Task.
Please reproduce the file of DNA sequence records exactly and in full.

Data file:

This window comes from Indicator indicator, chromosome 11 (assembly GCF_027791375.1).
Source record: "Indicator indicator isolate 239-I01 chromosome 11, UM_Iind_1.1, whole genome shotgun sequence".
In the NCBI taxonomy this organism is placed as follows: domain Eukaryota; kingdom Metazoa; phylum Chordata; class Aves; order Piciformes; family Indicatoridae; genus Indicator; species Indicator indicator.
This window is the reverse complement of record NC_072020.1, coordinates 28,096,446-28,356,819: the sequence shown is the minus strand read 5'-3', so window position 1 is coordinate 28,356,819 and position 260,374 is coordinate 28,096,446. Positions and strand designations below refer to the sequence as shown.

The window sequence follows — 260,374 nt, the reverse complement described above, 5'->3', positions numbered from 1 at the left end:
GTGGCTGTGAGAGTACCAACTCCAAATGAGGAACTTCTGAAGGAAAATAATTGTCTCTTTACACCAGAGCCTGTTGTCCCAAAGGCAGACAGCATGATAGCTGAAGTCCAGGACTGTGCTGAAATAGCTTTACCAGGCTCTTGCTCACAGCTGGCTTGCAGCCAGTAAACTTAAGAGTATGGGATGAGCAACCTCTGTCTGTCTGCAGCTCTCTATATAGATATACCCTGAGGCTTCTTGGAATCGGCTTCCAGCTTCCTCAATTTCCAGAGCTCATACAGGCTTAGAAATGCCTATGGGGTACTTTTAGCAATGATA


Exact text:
This window comes from Indicator indicator, chromosome 11 (assembly GCF_027791375.1).
Source record: "Indicator indicator isolate 239-I01 chromosome 11, UM_Iind_1.1, whole genome shotgun sequence".
In the NCBI taxonomy this organism is placed as follows: domain Eukaryota; kingdom Metazoa; phylum Chordata; class Aves; order Piciformes; family Indicatoridae; genus Indicator; species Indicator indicator.
This window is the reverse complement of record NC_072020.1, coordinates 28,096,446-28,356,819: the sequence shown is the minus strand read 5'-3', so window position 1 is coordinate 28,356,819 and position 260,374 is coordinate 28,096,446. Positions and strand designations below refer to the sequence as shown.

The window sequence follows — 260,374 nt, the reverse complement described above, 5'->3', positions numbered from 1 at the left end:
GTGGCTGTGAGAGTACCAACTCCAAATGAGGAACTTCTGAAGGAAAATAATTGTCTCTTTACACCAGAGCCTGTTGTCCCAAAGGCAGACAGCATGATAGCTGAAGTCCAGGACTGTGCTGAAATAGCTTTACCAGGCTCTTGCTCACAGCTGGCTTGCAGCCAGTAAACTTAAGAGTATGGGATGAGCAACCTCTGTCTGTCTGCAGCTCTCTATATAGATATACCCTGAGGCTTCTTGGAATCGGCTTCCAGCTTCCTCAATTTCCAGAGCTCATACAGGCTTAGAAATGCCTATGGGGTACTTTTAGCAATGATA